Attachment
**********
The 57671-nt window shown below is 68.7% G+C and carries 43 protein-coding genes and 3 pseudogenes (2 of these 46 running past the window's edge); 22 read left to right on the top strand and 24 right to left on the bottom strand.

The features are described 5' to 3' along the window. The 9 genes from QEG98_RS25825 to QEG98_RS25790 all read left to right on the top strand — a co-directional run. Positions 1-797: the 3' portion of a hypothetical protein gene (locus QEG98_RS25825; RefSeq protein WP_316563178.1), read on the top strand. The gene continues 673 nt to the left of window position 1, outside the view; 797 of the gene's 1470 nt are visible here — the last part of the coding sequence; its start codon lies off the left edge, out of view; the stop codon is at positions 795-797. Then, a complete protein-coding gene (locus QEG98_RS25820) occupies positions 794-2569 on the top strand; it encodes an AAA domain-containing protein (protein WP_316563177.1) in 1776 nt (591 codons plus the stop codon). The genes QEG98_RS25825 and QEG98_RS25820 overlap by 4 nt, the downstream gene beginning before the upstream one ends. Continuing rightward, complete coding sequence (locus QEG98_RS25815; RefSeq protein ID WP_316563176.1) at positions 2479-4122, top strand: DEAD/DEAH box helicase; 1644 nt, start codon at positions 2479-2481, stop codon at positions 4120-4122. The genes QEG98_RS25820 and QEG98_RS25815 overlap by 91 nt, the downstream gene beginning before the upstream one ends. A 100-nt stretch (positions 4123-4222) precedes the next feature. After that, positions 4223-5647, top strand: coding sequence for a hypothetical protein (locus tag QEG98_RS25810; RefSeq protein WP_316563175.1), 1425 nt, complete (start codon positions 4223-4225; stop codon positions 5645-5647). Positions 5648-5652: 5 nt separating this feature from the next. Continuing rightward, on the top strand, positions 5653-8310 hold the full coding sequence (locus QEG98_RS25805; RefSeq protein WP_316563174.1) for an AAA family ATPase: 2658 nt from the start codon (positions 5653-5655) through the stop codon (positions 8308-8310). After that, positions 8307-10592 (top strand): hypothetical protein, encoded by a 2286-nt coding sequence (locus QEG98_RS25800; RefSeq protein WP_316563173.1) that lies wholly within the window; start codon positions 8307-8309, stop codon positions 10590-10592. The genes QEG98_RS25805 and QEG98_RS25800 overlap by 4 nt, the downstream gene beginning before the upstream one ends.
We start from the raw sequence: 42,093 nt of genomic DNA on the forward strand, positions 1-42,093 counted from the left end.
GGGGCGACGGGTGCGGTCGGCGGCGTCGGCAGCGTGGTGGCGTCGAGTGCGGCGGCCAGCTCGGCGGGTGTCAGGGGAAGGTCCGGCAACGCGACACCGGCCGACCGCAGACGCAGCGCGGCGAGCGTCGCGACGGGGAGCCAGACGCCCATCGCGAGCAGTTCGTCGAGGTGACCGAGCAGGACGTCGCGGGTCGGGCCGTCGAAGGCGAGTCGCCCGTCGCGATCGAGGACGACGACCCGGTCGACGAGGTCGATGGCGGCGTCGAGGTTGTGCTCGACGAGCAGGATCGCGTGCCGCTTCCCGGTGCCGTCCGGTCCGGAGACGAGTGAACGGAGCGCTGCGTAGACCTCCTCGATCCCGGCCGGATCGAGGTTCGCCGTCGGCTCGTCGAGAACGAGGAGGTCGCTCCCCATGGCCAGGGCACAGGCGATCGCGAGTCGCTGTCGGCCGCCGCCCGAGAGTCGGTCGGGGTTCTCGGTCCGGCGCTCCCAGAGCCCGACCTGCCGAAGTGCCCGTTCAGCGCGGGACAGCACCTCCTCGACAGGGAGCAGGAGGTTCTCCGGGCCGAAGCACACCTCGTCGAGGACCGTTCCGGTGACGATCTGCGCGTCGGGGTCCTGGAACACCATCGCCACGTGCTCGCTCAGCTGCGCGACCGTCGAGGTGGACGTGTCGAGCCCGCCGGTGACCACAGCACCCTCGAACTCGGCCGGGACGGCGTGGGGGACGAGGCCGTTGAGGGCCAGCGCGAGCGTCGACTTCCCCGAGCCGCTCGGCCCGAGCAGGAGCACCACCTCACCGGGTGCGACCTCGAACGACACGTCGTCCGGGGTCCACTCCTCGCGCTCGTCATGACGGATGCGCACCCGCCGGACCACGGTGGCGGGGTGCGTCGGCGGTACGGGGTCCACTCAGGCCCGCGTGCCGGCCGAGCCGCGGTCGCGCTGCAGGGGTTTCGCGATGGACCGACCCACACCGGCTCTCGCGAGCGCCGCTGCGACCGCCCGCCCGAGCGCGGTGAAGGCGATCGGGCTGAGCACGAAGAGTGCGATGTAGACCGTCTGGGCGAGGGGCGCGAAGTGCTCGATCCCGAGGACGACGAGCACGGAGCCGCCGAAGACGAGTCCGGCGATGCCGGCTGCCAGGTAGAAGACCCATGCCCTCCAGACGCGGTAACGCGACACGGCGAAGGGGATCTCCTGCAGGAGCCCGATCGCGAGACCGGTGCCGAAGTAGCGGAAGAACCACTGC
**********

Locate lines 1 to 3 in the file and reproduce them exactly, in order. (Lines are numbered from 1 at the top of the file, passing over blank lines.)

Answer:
The 57671-nt window shown below is 68.7% G+C and carries 43 protein-coding genes and 3 pseudogenes (2 of these 46 running past the window's edge); 22 read left to right on the top strand and 24 right to left on the bottom strand.

The features are described 5' to 3' along the window. The 9 genes from QEG98_RS25825 to QEG98_RS25790 all read left to right on the top strand — a co-directional run. Positions 1-797: the 3' portion of a hypothetical protein gene (locus QEG98_RS25825; RefSeq protein WP_316563178.1), read on the top strand. The gene continues 673 nt to the left of window position 1, outside the view; 797 of the gene's 1470 nt are visible here — the last part of the coding sequence; its start codon lies off the left edge, out of view; the stop codon is at positions 795-797. Then, a complete protein-coding gene (locus QEG98_RS25820) occupies positions 794-2569 on the top strand; it encodes an AAA domain-containing protein (protein WP_316563177.1) in 1776 nt (591 codons plus the stop codon). The genes QEG98_RS25825 and QEG98_RS25820 overlap by 4 nt, the downstream gene beginning before the upstream one ends. Continuing rightward, complete coding sequence (locus QEG98_RS25815; RefSeq protein ID WP_316563176.1) at positions 2479-4122, top strand: DEAD/DEAH box helicase; 1644 nt, start codon at positions 2479-2481, stop codon at positions 4120-4122. The genes QEG98_RS25820 and QEG98_RS25815 overlap by 91 nt, the downstream gene beginning before the upstream one ends. A 100-nt stretch (positions 4123-4222) precedes the next feature. After that, positions 4223-5647, top strand: coding sequence for a hypothetical protein (locus tag QEG98_RS25810; RefSeq protein WP_316563175.1), 1425 nt, complete (start codon positions 4223-4225; stop codon positions 5645-5647). Positions 5648-5652: 5 nt separating this feature from the next. Continuing rightward, on the top strand, positions 5653-8310 hold the full coding sequence (locus QEG98_RS25805; RefSeq protein WP_316563174.1) for an AAA family ATPase: 2658 nt from the start codon (positions 5653-5655) through the stop codon (positions 8308-8310). After that, positions 8307-10592 (top strand): hypothetical protein, encoded by a 2286-nt coding sequence (locus QEG98_RS25800; RefSeq protein WP_316563173.1) that lies wholly within the window; start codon positions 8307-8309, stop codon positions 10590-10592. The genes QEG98_RS25805 and QEG98_RS25800 overlap by 4 nt, the downstream gene beginning before the upstream one ends.
We start from the raw sequence: 42,093 nt of genomic DNA on the forward strand, positions 1-42,093 counted from the left end.